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Somebody owns your life

By Richard E. Ralston
web posted September 17, 2012

At a July 13 campaign rally in Roanoke, Virginia, President Barack Obama revealed the ideology behind his passion for forcing more government, including Obamacare, on the nation.

"Somebody along the line gave you some help." "There was a great teacher somewhere in your life." "Somebody invested in roads and bridges." "If you've got a business . . . somebody else made that happen."

Certainly, we all benefit from productive people. If we were fortunate enough to have a parent, mentor or teacher who helped us in life, we should be grateful. Our achievements honor them.

But the president tells us we incur an undefined, unlimited and eternal obligation to everyone that exists, ever existed or ever will exist.

And he should have the power to dictate how and to whom that obligation must be distributed, regardless of whether the recipients ever helped anyone or even themselves.

That is what fascists call the "leadership principle," and Americans should scorn it.

If you went to school, the government owns your achievements. If you drive to work on a road, the government owns your career or business. If you rely on government medical care, the government owns you.

That is the price of entitlements. Anything you achieve, you owe to whomever or whatever President Obama decrees.

But what if many of your teachers were time-serving drudges with no competence in the subjects they were teaching? Do you owe your success to them?

What about "somebody" like Tom Pendergast, who, many years ago, used his control of the political machine in Kansas City to funnel road projects to his concrete company? Hallmark Cards, for instance, could not have been an achievement of J.C. Hall--he owed it all to the Pendergast machine or any "somebody" the President designates.  

In reality, Hall's accomplishments were not due to, but in spite of, the political spoils system.  President Obama makes no distinction between producers, who have a drive to succeed and build a life of real achievement, and those who only drive away from achievement. In the president's view, such a distinction would not be "fair." Those individuals who produce and achieve (which is what really pays for the roads) owe their success to everyone but themselves; those who achieve nothing have an unquestionable entitlement to everything.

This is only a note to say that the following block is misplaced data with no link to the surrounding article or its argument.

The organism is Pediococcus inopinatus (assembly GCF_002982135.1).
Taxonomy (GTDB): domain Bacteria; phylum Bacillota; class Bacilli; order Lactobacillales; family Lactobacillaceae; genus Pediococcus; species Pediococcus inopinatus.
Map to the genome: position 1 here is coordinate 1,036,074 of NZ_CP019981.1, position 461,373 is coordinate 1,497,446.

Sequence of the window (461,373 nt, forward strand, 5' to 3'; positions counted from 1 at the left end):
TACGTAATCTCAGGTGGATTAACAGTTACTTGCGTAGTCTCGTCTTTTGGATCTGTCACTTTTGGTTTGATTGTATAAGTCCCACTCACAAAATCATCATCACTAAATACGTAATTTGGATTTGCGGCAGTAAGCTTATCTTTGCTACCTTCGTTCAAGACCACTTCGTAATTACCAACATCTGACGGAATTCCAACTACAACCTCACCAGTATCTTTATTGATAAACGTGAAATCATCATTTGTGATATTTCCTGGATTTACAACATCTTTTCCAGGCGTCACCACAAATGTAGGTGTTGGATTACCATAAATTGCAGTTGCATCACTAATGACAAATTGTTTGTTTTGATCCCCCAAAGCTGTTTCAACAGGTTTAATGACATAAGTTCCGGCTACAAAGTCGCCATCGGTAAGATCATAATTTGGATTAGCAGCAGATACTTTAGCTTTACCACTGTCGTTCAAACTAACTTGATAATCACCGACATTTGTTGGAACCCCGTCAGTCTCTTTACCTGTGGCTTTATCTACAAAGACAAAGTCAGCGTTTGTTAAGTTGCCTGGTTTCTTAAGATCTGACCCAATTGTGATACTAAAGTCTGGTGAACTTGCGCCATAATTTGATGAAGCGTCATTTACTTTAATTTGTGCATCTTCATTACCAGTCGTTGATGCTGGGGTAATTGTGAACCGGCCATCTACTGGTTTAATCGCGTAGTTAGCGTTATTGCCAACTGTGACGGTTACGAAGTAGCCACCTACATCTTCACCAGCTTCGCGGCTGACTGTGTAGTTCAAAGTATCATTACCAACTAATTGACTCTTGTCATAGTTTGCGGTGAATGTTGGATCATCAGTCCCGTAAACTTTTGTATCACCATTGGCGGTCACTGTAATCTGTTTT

The president's most disgraceful statement was that "somebody helped to create this unbelievable American system that we have that allowed you to thrive." "Somebody" is a way to avoid acknowledging any individual. Obama must avoid mentioning the courage and accomplishments of Jefferson, Adams, Franklin, Washington, Madison or any specific individual. After all, "somebody" pitched the hay that fed their horses. 

The president ignores the individuals who built America and the principles upon which they built it: their purpose was not to establish a system that permits you to succeed, but one with no power to stop you.

In health care, each of us must be free to choose our physicians based on their individual achievements and skills, upon which our lives depend. They must never be micro-managed by politicians because "somebody" built hospitals.

The astounding achievements of drug companies must not be regulated away, nor medical equipment manufacturers taxed out of existence because "somebody" built a new freeway overpass.

The leading edge of growing government today is health care. That must become the leading edge of shrinking government. If we want to keep our freedom in medicine and elsewhere, we must protect the rights and achievements of individuals, not sacrifice them to "somebody." ESR

Richard E. Ralston is the executive director of Americans for Free Choice in Medicine, Newport Beach, California. Copyright © 2012 Americans for Free Choice in Medicine. All rights reserved.







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